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Frequency dependent resistance, mixer input impedance

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Full Member level 1
Jan 28, 2013
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I want to motivate my question with Razavis derivation of the mixer input impedance from page 365 of "RF Microelectronics" I hope it is ok to show a small photograph of the relevant page:


So the input impedance contains a frequency dependent resistance. But what does this really mean? Writing the transfer function, it becomes clear that it consists of non-conjungate complex coefficients. This system produces a complex output from a real input. That makes no sense whatsoever!

What is a frequency-dependent resistance to begin with: Can it be physical, how to deal with it?

In this example, I have the gut feeling that it is just an approximated model. Indeed, if I just take the magnitude of the complex coefficients and look at the magnitude response it is reasonably similar....

The phenomenon of frequency dependent resistance can be find in any wire used to carry high frequency signals.

Why doesn't it make sense? Polyphase mixers exist.

I believe the 1/2fC resistance is the part due to so-called "harmonic reradiation." Basically the switching action across C1 causes power dissipation at high harmonic frequencies, but through the transparency of the mixer, this actually manifests as a shunt resistance that appears at the RF input fundamental. This effect is severe for mixers with a high duty cycle (like a single balanced mixer) but is less so for multipath mixers. This can actually be used to derive the minimum noise figure and conversion loss of various passive mixer types.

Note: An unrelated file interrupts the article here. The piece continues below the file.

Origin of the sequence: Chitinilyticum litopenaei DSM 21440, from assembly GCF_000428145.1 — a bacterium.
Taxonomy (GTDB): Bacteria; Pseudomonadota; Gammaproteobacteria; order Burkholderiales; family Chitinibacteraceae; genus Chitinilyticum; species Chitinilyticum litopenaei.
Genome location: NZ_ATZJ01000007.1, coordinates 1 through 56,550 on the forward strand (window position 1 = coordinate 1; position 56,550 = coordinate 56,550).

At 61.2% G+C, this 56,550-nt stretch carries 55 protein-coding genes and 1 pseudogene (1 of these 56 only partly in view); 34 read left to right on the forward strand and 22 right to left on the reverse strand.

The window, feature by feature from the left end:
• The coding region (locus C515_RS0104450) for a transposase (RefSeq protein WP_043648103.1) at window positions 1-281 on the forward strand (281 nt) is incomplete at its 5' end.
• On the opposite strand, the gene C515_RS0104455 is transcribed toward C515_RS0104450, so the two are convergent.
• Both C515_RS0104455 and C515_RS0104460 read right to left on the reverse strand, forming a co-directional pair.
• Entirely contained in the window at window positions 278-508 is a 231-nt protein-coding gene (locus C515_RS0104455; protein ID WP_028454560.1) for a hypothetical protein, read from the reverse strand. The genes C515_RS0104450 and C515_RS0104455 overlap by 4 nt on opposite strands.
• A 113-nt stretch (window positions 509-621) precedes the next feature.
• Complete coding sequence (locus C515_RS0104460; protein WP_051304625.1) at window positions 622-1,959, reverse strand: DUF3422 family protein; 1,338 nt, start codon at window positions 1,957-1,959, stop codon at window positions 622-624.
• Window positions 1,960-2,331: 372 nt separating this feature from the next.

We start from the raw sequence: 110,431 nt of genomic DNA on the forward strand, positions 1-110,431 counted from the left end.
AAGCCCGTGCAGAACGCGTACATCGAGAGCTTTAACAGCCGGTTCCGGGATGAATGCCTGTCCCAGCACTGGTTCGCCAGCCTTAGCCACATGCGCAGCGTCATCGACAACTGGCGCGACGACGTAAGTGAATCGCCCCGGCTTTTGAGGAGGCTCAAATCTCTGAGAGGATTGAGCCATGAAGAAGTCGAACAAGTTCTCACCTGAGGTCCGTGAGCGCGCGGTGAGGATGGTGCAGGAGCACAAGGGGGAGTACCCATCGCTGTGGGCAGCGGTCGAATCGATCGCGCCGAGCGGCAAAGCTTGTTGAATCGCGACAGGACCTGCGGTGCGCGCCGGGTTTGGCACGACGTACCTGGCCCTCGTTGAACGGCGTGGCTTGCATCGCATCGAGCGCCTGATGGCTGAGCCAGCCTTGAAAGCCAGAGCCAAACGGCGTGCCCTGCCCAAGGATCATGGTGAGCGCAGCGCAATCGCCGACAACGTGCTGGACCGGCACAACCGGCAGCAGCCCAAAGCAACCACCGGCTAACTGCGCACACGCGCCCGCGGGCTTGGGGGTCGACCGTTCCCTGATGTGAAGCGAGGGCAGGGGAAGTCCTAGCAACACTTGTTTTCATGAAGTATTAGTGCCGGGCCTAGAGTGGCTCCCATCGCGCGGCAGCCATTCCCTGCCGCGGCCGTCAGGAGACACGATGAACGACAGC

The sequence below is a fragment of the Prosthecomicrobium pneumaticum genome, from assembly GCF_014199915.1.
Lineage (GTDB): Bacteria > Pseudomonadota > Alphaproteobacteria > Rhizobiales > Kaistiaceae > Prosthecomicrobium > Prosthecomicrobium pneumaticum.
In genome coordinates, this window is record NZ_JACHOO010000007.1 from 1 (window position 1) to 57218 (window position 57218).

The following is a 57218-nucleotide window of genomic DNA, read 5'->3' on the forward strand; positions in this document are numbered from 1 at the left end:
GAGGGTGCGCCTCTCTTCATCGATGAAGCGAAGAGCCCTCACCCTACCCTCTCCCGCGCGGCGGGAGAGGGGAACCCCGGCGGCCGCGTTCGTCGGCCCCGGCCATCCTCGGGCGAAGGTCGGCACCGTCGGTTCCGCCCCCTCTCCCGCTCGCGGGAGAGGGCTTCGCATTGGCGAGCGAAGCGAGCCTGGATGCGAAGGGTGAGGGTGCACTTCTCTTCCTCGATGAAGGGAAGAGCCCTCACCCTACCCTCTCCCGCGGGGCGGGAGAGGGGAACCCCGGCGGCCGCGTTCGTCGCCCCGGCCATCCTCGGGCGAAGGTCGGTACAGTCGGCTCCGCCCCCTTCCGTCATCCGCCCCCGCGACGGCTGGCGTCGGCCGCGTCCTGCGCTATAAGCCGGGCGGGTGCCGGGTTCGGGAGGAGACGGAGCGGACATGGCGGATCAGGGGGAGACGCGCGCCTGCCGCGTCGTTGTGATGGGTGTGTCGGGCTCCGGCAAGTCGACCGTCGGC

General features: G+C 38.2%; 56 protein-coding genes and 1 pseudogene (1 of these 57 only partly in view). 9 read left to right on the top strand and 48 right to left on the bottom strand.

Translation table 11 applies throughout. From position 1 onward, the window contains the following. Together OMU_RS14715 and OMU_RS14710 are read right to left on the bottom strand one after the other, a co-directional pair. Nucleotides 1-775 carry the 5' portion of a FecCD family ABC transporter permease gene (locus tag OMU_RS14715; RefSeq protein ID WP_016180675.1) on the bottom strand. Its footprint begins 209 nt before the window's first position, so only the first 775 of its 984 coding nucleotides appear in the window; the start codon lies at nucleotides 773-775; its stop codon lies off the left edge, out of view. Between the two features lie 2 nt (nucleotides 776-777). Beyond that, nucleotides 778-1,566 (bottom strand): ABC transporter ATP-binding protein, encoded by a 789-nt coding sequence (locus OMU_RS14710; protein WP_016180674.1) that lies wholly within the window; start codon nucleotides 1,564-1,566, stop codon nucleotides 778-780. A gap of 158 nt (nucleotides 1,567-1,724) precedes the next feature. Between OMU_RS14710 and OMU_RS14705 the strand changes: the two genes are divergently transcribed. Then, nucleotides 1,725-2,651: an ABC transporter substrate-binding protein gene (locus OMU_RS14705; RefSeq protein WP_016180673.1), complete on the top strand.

I have used this method of mixing in the past a couple times in products.

It is shown implemented as a S&H mixer.

When the sample duration is low duty cycle and the signal and sampling rate are equal, the difference frequency is the result and the waveform is exactly the same shape as the signal being sampled. So I used a sawtooth.

In my case I used the +zero crossing of a sine wave low level signal, f1 to create a 1% duty cycle one shot to sample a sawtooth signal derived from a similar stable f2 clock converted to a sawtooth waveform. Thus when f1=f2, the output is DC, and when signal being samples is a sawtooth, the Phase detector is linear.

This mixer output can be used for PLL or open loop for Doppler Shift.

The interesting part also is the effective series resistance of the switch is divided by duty cycle, so 1% one shot becomes Rx100 x C for the LPF response.

There are many other implementations.

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